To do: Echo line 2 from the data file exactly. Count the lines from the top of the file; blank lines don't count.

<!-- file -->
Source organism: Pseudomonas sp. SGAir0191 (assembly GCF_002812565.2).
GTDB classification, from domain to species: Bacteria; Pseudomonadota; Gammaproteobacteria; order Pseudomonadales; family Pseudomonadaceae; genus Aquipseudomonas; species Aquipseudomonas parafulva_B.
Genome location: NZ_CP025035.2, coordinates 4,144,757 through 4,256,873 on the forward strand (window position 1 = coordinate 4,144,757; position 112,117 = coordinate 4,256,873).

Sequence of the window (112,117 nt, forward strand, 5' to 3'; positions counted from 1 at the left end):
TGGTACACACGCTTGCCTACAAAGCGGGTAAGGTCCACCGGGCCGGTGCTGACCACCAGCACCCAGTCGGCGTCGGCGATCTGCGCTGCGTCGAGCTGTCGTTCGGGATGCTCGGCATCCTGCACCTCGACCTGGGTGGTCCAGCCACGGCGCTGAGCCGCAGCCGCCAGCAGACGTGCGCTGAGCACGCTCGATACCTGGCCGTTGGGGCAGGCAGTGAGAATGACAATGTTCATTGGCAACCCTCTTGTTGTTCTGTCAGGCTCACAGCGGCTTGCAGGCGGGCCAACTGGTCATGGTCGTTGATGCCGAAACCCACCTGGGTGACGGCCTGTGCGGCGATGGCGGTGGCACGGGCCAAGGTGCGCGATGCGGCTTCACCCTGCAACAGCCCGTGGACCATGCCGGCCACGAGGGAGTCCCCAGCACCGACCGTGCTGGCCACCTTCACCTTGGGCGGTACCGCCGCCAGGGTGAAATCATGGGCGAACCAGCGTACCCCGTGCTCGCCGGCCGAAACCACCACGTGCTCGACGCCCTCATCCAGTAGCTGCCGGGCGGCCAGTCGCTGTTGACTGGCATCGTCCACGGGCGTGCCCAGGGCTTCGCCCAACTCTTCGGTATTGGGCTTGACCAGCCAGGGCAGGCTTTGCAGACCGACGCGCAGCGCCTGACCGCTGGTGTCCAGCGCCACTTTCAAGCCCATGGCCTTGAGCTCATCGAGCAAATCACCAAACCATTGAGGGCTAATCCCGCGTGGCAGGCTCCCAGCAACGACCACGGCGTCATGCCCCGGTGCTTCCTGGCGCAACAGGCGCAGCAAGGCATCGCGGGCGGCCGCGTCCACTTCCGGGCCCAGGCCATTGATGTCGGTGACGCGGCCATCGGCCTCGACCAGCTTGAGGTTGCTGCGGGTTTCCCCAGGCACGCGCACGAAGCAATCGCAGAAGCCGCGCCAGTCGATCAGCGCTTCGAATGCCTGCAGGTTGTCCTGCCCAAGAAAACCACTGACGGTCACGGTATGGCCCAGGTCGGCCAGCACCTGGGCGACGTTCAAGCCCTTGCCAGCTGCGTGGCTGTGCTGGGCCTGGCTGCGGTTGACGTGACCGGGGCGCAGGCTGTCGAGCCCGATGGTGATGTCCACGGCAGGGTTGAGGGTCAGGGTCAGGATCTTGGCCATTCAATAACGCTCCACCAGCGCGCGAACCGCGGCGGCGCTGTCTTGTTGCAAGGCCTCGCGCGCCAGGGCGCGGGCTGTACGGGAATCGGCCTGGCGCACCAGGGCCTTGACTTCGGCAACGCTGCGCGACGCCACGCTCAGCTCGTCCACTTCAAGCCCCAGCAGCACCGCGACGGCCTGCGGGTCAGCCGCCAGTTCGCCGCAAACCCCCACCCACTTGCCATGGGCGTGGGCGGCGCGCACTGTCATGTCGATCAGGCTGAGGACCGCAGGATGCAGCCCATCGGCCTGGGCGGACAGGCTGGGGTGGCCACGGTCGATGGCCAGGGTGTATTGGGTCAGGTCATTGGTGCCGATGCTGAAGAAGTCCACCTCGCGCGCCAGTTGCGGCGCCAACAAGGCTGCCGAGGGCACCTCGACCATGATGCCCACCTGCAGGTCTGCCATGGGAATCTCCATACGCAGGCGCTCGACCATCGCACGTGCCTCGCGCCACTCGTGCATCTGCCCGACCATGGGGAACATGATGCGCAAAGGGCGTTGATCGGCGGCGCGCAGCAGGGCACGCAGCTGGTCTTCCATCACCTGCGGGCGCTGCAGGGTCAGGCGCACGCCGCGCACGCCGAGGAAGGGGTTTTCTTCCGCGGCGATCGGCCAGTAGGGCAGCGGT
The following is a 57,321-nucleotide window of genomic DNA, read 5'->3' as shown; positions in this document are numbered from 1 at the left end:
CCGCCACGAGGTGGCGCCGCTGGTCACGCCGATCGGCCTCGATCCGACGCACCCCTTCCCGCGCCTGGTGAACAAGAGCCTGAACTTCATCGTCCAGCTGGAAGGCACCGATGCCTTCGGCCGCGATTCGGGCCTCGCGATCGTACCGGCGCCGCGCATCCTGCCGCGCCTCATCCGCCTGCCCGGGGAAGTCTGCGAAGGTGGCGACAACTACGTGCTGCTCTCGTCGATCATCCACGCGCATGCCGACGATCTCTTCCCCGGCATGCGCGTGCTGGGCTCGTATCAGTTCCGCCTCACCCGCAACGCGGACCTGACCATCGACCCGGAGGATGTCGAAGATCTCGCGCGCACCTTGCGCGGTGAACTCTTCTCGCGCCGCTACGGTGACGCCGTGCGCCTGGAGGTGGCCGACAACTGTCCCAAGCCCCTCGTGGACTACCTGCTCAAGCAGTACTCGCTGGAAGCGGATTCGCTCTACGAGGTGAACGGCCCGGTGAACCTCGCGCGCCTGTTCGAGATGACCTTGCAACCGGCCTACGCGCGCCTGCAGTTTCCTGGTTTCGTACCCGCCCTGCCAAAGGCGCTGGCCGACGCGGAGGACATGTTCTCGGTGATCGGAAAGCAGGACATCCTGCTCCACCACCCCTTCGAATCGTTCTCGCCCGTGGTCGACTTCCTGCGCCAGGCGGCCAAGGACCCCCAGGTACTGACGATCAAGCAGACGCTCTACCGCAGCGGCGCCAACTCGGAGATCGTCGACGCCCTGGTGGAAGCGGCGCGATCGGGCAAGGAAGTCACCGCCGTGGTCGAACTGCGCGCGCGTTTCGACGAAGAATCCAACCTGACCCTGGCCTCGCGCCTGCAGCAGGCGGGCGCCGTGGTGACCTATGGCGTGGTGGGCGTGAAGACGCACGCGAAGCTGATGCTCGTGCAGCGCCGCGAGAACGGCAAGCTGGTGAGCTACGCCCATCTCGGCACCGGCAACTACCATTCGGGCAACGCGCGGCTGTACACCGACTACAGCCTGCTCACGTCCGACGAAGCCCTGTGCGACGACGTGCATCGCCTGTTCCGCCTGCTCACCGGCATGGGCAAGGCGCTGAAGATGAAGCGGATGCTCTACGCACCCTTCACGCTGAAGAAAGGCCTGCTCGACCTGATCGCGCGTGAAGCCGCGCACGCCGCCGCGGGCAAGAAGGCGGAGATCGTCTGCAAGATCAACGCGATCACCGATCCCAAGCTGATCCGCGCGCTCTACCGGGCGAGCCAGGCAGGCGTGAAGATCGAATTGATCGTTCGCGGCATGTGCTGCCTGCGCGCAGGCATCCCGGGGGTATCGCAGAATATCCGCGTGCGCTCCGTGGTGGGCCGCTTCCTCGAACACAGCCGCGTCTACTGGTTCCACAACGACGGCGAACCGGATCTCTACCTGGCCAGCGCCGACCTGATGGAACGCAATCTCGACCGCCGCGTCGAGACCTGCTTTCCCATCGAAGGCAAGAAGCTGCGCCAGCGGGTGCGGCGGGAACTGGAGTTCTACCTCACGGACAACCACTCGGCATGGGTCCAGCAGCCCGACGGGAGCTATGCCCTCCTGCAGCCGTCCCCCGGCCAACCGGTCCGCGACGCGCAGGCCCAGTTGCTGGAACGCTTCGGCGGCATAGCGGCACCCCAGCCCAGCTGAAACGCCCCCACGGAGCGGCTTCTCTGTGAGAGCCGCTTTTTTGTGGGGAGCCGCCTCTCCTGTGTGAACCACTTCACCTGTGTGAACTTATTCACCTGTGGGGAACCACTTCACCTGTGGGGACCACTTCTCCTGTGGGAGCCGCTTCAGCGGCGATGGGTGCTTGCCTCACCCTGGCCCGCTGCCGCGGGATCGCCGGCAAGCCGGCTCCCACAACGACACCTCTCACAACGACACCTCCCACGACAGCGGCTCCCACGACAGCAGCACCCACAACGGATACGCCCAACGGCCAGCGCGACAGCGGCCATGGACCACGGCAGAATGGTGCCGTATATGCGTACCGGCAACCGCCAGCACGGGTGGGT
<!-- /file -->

GTDB classification, from domain to species: Bacteria; Pseudomonadota; Gammaproteobacteria; order Pseudomonadales; family Pseudomonadaceae; genus Aquipseudomonas; species Aquipseudomonas parafulva_B.